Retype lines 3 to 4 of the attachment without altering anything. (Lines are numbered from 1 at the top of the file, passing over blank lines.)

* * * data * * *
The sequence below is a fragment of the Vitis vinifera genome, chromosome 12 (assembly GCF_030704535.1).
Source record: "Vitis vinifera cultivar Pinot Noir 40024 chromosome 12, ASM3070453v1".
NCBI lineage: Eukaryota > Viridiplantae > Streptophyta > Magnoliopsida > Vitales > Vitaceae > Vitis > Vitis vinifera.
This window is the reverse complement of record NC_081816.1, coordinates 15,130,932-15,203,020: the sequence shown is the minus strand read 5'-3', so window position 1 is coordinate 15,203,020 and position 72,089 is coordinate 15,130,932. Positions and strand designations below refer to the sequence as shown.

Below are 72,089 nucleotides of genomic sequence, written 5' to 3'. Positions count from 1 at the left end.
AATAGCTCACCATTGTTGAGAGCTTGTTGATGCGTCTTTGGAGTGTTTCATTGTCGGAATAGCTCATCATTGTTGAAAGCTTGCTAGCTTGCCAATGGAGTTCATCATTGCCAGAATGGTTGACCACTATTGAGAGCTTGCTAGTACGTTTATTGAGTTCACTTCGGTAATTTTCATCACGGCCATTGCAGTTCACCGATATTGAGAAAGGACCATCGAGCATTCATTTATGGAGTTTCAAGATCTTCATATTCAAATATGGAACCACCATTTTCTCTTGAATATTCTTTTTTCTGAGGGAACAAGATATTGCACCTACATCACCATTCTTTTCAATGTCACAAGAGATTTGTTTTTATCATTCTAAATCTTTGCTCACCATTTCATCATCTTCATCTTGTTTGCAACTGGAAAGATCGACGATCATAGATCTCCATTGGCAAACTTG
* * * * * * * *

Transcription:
NCBI lineage: Eukaryota > Viridiplantae > Streptophyta > Magnoliopsida > Vitales > Vitaceae > Vitis > Vitis vinifera.
This window is the reverse complement of record NC_081816.1, coordinates 15,130,932-15,203,020: the sequence shown is the minus strand read 5'-3', so window position 1 is coordinate 15,203,020 and position 72,089 is coordinate 15,130,932. Positions and strand designations below refer to the sequence as shown.